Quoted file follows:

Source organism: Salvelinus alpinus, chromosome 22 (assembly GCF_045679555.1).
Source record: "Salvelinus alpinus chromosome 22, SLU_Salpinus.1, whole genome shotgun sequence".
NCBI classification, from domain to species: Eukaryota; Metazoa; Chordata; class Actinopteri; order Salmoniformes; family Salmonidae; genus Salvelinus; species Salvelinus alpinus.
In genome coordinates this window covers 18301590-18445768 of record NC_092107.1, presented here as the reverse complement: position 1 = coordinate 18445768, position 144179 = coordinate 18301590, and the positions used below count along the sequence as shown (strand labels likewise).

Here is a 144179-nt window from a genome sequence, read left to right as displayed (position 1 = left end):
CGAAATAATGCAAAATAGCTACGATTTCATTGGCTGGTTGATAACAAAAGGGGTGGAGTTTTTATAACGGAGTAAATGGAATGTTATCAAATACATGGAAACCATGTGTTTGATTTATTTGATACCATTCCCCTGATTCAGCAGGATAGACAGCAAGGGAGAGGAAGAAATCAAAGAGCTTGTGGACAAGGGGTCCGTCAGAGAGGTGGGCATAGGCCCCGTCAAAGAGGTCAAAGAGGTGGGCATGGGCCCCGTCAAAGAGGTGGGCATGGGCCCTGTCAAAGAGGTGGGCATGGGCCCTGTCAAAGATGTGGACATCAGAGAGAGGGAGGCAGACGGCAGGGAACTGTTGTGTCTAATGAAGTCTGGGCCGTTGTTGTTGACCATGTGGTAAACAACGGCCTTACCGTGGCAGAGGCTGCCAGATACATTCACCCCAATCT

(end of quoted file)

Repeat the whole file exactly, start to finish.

Source organism: Salvelinus alpinus, chromosome 22 (assembly GCF_045679555.1).
Source record: "Salvelinus alpinus chromosome 22, SLU_Salpinus.1, whole genome shotgun sequence".
NCBI classification, from domain to species: Eukaryota; Metazoa; Chordata; class Actinopteri; order Salmoniformes; family Salmonidae; genus Salvelinus; species Salvelinus alpinus.
In genome coordinates this window covers 18301590-18445768 of record NC_092107.1, presented here as the reverse complement: position 1 = coordinate 18445768, position 144179 = coordinate 18301590, and the positions used below count along the sequence as shown (strand labels likewise).

Here is a 144179-nt window from a genome sequence, read left to right as displayed (position 1 = left end):
CGAAATAATGCAAAATAGCTACGATTTCATTGGCTGGTTGATAACAAAAGGGGTGGAGTTTTTATAACGGAGTAAATGGAATGTTATCAAATACATGGAAACCATGTGTTTGATTTATTTGATACCATTCCCCTGATTCAGCAGGATAGACAGCAAGGGAGAGGAAGAAATCAAAGAGCTTGTGGACAAGGGGTCCGTCAGAGAGGTGGGCATAGGCCCCGTCAAAGAGGTCAAAGAGGTGGGCATGGGCCCCGTCAAAGAGGTGGGCATGGGCCCTGTCAAAGAGGTGGGCATGGGCCCTGTCAAAGATGTGGACATCAGAGAGAGGGAGGCAGACGGCAGGGAACTGTTGTGTCTAATGAAGTCTGGGCCGTTGTTGTTGACCATGTGGTAAACAACGGCCTTACCGTGGCAGAGGCTGCCAGATACATTCACCCCAATCT